OUR THIRD CHILD, Liam, was born one early and beautiful Monday morning. Though the attending doctors sent him to the neonatal intensive care unit for brief observation due to respiratory distress, the hospital staff was not concerned about his health or development, and neither were we.
We were ready with the camera, the Facebook update, and the jubilant fanfare of welcoming our new son into the world. But a few hours later, all of that changed. The doctors pointed out that Liam had physical signs suggesting he had trisomy 21, otherwise known as Down syndrome.
The birth of your child is a day of celebration — whether it's your first or fourth, it never gets old. With each one, you just know more of what to expect. But we grieved terribly that day for a shattered reality, the dreams we had for our family, and our hopes for our son.
As others tried to sympathize, we were told that we were heroes, and that we must have special gifts and status in heaven for God to send us this challenge. We certainly didn't see ourselves that way. People often project their own fears, insecurities, and challenges onto us as a family. We don't fault them for this; partly because before Liam, we too were ignorant of the world of disability and special needs.
Now, when people ask us what it's like to have a child with special needs and disabilities, it's hard to know how to satisfactorily answer that question. In some respects, we think of parenting our son with a disability simply as parenting. With Liam, we do have our own set of challenges, yet we also have challenges with our other two typically developing children. Sometimes, we forget that Liam has a disability or is not typical; parenting is hard in general.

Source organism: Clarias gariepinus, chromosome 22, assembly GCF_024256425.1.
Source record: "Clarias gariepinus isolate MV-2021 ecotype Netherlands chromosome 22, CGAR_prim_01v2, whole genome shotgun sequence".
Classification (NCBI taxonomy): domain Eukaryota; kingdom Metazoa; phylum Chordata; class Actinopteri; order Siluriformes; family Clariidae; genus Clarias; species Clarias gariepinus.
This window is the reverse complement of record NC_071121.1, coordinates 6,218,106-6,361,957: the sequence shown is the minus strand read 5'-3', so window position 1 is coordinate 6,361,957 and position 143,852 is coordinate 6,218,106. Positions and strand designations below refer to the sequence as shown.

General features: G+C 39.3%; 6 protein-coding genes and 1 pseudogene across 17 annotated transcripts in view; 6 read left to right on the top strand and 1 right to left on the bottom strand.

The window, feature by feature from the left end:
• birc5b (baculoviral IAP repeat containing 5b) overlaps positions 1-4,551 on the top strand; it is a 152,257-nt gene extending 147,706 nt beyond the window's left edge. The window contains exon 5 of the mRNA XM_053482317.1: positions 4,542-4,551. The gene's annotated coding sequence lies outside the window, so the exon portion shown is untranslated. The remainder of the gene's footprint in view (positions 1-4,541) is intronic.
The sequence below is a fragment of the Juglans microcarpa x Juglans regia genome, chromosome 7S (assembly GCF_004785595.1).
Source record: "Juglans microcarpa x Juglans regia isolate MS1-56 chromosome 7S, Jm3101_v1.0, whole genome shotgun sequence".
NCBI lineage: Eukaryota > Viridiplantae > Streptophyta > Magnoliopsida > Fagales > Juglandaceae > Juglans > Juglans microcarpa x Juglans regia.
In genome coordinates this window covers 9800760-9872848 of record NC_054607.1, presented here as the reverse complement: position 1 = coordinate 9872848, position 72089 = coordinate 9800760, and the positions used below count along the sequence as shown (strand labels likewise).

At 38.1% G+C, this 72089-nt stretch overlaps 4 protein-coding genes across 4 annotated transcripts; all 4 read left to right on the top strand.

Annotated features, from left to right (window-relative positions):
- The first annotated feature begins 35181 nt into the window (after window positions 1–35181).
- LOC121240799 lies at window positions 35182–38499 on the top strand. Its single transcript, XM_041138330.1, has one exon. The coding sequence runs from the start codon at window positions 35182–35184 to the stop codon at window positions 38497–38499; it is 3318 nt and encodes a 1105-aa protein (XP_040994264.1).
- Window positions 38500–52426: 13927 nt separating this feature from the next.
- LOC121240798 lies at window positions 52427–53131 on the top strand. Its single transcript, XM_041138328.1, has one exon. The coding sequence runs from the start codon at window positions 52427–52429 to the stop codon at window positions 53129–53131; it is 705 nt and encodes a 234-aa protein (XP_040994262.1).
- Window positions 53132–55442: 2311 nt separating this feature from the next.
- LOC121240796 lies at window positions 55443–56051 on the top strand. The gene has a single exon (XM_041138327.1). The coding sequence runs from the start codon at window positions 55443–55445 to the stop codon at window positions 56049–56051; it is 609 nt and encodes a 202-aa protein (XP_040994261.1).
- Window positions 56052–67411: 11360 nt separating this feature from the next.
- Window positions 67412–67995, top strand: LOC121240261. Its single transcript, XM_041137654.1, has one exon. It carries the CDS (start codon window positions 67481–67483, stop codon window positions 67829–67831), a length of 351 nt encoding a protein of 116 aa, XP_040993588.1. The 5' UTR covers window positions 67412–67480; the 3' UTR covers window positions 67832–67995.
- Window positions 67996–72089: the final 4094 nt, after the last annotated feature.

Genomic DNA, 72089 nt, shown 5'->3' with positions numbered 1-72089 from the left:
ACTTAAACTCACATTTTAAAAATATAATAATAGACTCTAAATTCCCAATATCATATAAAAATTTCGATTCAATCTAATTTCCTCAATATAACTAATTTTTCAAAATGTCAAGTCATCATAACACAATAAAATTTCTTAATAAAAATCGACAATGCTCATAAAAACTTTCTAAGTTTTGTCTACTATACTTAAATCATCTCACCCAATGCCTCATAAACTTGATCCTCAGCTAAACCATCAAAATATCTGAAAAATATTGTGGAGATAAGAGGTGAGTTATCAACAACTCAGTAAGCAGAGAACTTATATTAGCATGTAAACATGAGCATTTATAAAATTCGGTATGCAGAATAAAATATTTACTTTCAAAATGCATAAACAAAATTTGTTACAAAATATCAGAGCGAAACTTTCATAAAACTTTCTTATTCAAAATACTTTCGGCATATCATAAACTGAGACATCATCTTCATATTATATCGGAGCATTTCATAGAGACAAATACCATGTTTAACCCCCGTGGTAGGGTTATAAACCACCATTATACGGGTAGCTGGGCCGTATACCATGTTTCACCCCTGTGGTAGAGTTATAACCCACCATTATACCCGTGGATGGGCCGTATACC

In some respects, we think of parenting our son with a disability simply as parenting.
Many Christians have adopted into their theology that Liam's disability points to fallen-ness and reveals the effects of sin. People want to make us feel better by telling us that God will fix it. We once had a well-meaning person at a church tell us that with prayer, God can do all things, including healing Liam from Down syndrome. Liam is a child with a disability who has intellectual and physical delays and challenges. People often think that Liam reflects the broken world we live in. And one day, when Jesus makes all things right, Liam will also be made right.
But over the past three years, it's been the people in our lives, who are content to just listen without the need to fix us, inspire us, or affirm us, who have helped us feel loved, known, and encouraged as parents.
Liam is actually a survivor, as the vast majority of children with Down syndrome are not born, either because the mother's body rejects the fetus in a miscarriage, or because parents test for the chromosomal abnormality and choose to abort the pregnancy.
Liam is actually a survivor, as the vast majority of children with Down syndrome are not born.
If there is one thing that God has done through Liam, it is rewriting the script of our lives. We now see that we were unaware of all the expectations we had for our first two children. We had unspoken but specific images of our future and their future; with good parenting, God's blessing, and perhaps a little luck, we fully expected to walk the script we had written for our lives. What Liam has taught (and continues to teach) us is that life — particularly the life of faith — is not about that. Like Abram in Genesis 12, who was challenged to leave his home without much of a script, an invitation from God is to enter into a journey of curiosity, detours, unexpected joys, and redeemable pain.
Invitations to see beauty are blessings, and they regularly force us to reject the dominant narratives the world tells about disability. Liam causes us to see beauty in places we never thought to look before. In our Armenian and Japanese cultures, it can be challenging to see beauty in disability. If anything, our cultural narrative tells us that Liam is all that is broken in our world, and that these types of "imperfections" can bring shame to our family.